The following distance learning exercise is active and flexible. It focuses on mask work, and challenges students to use their skills of observation, critical thinking, and creative thinking. It can be completed in one class period by just focusing on one area of observation, but also extended if students complete it quickly or teachers wish to delve further. The questions can be answered as full group discussions, in small group discussions, or entirely written. Feel free to mix and match the different sections to best suit your students’ learning objectives.
- Give students one minute to find an item in their home that obscures their faces to wear as a mask.
- This could be an actual mask (like a full- or half-face Halloween mask), a medical mask (everyone has one nowadays), a scarf, a balaclava, a pair of sunglasses with dark lenses, a large hat, a protective sports mask (like a hockey helmet cage or a baseball catcher’s mask), a hair appliance (such as a wig or fake beard), a tensor bandage, or another item of the student’s choosing.
- Have students put their face coverings on.
- Throughout this exercise, there are points at which various student volunteers are needed. The teacher may decide to select students to use as examples when required, or allow students to volunteer.
- Have students turn off their microphones but keep their video cameras on. (If your school does not require students to turn on their video screens, have students take a moment to briefly describe their face covering, either in the chat box or verbally by turning their microphones back on.)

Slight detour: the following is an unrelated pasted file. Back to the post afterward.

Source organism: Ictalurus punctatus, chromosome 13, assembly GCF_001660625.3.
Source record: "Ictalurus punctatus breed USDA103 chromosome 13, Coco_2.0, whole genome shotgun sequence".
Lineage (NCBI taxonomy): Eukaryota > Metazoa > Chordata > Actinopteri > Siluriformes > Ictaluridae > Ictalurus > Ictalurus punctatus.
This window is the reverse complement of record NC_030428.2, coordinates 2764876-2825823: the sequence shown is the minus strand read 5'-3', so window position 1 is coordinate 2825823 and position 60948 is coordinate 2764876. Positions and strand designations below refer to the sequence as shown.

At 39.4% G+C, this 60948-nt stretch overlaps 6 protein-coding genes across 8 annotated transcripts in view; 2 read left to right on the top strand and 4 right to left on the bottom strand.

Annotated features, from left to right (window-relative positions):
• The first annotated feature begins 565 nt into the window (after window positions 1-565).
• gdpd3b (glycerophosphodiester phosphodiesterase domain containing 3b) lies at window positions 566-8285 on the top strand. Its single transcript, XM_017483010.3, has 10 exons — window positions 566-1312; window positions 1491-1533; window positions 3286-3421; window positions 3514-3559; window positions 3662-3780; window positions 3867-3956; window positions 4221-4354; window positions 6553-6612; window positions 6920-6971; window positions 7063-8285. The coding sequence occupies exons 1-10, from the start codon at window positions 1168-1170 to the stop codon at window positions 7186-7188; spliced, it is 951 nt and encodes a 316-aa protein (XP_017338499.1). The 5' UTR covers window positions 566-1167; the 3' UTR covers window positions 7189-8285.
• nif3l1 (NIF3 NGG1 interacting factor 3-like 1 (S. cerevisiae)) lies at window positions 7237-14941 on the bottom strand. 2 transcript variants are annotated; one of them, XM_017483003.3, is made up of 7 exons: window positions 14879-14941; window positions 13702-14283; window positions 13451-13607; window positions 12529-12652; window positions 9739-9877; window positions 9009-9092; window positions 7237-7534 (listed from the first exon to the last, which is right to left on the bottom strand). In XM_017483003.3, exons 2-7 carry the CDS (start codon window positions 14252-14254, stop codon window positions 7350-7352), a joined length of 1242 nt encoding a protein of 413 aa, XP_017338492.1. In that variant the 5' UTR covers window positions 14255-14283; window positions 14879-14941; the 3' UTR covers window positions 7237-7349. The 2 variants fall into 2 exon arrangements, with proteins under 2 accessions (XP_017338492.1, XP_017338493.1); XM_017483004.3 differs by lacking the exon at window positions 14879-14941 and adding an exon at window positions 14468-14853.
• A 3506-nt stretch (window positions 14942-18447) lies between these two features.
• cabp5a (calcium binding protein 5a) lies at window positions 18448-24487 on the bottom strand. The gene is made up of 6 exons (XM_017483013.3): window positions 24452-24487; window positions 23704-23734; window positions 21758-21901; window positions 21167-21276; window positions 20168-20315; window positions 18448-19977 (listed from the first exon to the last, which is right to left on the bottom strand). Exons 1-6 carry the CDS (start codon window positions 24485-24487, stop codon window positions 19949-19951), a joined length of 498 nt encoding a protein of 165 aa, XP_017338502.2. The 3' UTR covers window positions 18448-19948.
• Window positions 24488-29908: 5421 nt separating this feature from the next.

- Students will start by observing themselves wearing the face covering, using an actual mirror or using their device as a mirror.
- Students will then answer the following questions (written response):
- What parts of the face does your mask obscure?
- What kind of character might wear the kind of mask you are wearing? List three.
- How might this mask make an actor’s performance challenging? (For example, does the mask obscure your eyes or mouth? Can you make visible facial expressions easily? Do you have to speak louder to be heard clearly through the mask? Is the mask hot, heavy, or itchy?)
- How might this mask make the audience’s experience challenging? (For example, maybe they can’t see your facial expressions properly.)
- Are there any outside factors that a performer wearing that mask needs to think about when performing virtually? (For example, if you are wearing large sunglasses, the overhead lights or your device might be reflected in the lenses.)
3. Peer Observation, First Impressions
- Select a student to use as an example.
- Have the rest of the students observe the example student and answer the following questions (written response or verbally as a class discussion):
- What parts of the face does this student’s mask obscure?
- What is your first impression about the mask that the student chose?
- What kind of character might wear the kind of mask they are wearing? Come up with three ideas.